Mr. Combe’s connection with the University Press was of about five and thirty years’ duration — at first as junior partner with the late Mr. Parker. He effected many improvements in its management, and in fact entirely reorganized many of its departments which required to be brought up to the modern style of business. In 1857 he received the compliment of being made an honorary M.A. of the University. About this time he purchased the estate of Wolvercot Paper Mill, then in ruins, — rebuilt the Mill with every modern appliance, and leased it to the University Press, the paper for which establishment has ever since been almost wholly made there, under the able superintendence of Mr. J. H. Stacy, now one of the partners of the firm. Mr. Combe naturally took a great interest in the village of Wolvercot, and the re-building of the Parish Church was almost wholly the result of his spirit and liberality.
His next great public work was the building, entirely at his own expense, of the elegant Chapel of the Radcliffe Infirmary, at a cost of about 3000l. He was interested in many charitable institutions, and was always a liberal supporter of Church and Educational work. His last great public act was the noble gift to one of the poorest districts of Oxford of St. Barnabas Church, which was erected in the midst of a dense population, almost entirely composed of the mechanic and labouring classes, some 2500, for which there was only Church accommodation for about 500. This Church was erected from designs provided by Mr. Bloomfield, in accordance with ideas furnished by Mr. Combe, as the result of observation of many Churches during his travels on the Continent, especially in Russia, and will accommodate a thousand people. It was built at a cost of about 3000l., the contractor being the late Ald. Castle. A Clergy House, and Schools for girls and infants, were subsequently erected, chiefly at Mr. Combe’s expense, and afterwards a Boys’ School was acquired, thus completing the religious and educational requisites of this hitherto very destitute locality. Other additions were in contemplation at the time of his decease. He lived to see the third anniversary of the dedication of the Church, which was recently celebrated with unusual splendour, and his numerous good deeds will long be remembered by rich and poor alike.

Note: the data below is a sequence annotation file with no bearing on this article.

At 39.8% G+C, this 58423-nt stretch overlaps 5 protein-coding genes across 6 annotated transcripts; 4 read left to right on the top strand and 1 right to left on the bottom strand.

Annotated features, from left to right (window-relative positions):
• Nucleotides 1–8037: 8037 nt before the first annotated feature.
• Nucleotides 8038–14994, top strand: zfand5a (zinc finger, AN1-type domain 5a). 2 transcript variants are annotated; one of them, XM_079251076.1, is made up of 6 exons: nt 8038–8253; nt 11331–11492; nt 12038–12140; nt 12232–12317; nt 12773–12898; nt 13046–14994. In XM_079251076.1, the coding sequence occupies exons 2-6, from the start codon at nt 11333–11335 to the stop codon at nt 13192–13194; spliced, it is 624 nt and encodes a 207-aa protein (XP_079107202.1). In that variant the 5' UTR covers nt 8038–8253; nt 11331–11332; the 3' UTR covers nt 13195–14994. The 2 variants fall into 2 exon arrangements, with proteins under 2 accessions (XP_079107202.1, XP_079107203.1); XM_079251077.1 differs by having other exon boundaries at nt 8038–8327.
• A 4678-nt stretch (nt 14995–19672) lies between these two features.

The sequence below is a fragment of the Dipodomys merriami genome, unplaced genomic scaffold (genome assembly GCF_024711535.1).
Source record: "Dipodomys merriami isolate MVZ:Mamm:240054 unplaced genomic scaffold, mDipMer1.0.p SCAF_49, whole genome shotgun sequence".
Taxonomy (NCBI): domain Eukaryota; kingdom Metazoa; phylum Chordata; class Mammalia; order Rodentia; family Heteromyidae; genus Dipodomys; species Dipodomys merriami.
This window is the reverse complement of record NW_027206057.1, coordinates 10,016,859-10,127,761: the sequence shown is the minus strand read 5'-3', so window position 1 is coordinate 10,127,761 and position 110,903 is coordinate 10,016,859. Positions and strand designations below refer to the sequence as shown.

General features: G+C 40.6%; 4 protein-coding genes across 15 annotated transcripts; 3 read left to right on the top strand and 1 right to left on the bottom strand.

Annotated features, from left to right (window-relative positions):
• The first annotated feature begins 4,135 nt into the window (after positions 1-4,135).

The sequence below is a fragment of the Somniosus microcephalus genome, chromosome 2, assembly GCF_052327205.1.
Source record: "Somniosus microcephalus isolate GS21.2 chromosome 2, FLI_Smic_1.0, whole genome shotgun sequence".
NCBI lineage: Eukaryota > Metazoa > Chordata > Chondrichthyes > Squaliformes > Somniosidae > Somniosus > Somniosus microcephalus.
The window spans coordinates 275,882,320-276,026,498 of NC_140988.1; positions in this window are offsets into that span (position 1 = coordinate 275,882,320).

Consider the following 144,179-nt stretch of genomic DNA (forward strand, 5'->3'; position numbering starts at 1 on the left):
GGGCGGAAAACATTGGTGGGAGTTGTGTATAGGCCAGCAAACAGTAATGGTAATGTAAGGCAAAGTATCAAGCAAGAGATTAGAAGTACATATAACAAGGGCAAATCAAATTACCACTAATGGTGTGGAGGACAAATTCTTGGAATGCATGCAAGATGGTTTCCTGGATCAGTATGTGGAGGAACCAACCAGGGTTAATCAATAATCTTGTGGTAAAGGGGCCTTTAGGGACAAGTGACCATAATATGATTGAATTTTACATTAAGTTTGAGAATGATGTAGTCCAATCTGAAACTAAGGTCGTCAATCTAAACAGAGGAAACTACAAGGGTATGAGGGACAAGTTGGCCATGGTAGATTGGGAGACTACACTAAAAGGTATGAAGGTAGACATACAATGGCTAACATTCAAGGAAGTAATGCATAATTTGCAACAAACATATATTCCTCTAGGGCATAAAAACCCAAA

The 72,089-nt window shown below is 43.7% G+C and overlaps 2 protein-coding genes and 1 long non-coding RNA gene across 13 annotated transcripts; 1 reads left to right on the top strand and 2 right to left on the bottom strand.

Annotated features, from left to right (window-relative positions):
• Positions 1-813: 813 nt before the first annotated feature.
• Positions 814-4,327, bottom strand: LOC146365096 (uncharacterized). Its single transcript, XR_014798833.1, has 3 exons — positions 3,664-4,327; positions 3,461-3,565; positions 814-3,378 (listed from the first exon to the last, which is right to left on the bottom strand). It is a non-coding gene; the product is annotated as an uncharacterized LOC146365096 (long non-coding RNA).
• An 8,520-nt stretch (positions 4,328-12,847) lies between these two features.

Obituary of Mrs Combe
The following obituary appeared in Jackson’s Oxford Journal on 30 December 1893:
DEATH OF MRS COMBE
It is with very deep regret that we have to announce the decease of this estimable lady, which occurred on Wednesday night at her residence at the University Press, Walton-street, at the advanced age of 87. The deceased lady was the widow of Mr. Thomas Combe, who died suddenly on the 29th of October, 1872, at the age of 77, and who was for many years the comptroller of the University Press; by her death the poor of the district have lost a most kind and sympathizing friend indeed, her generous and charitable disposition being widely known, and it was only about a week since that she personally directed the distribution of a quantity of Christmas gifts to a large number of poor persons at her own house; she was engaged in this manner in the kitchen for about a couple of hours, and caught a chill in consequence, and bronchitis intervened; Mr. H. P. Mallam was in attendance, and finding that Mrs. Combe’s condition was becoming critical, Sir Henry Acland was called in on Tuesday evening. Sir Henry paid several visits, but it was obvious on Wednesday that the patient was gradually sinking, and she passed away at about ten o’clock that evening. The flag on St. Paul’s Church floats half-mast high. The funeral will take place on Tuesday next, the first part of the Burial Service being in St. Barnabas Church at 2 p.m, and the interment will be in St. Sepulchre’s Cemetery, Walton-street; there will also be a celebration of the Holy Communion at St. Barnabas at 8 a.m. on Tuesday.
The executors of the deceased lady are the Master of Pembroke, the Warden of Keble, and Mr. H. P. Mallam.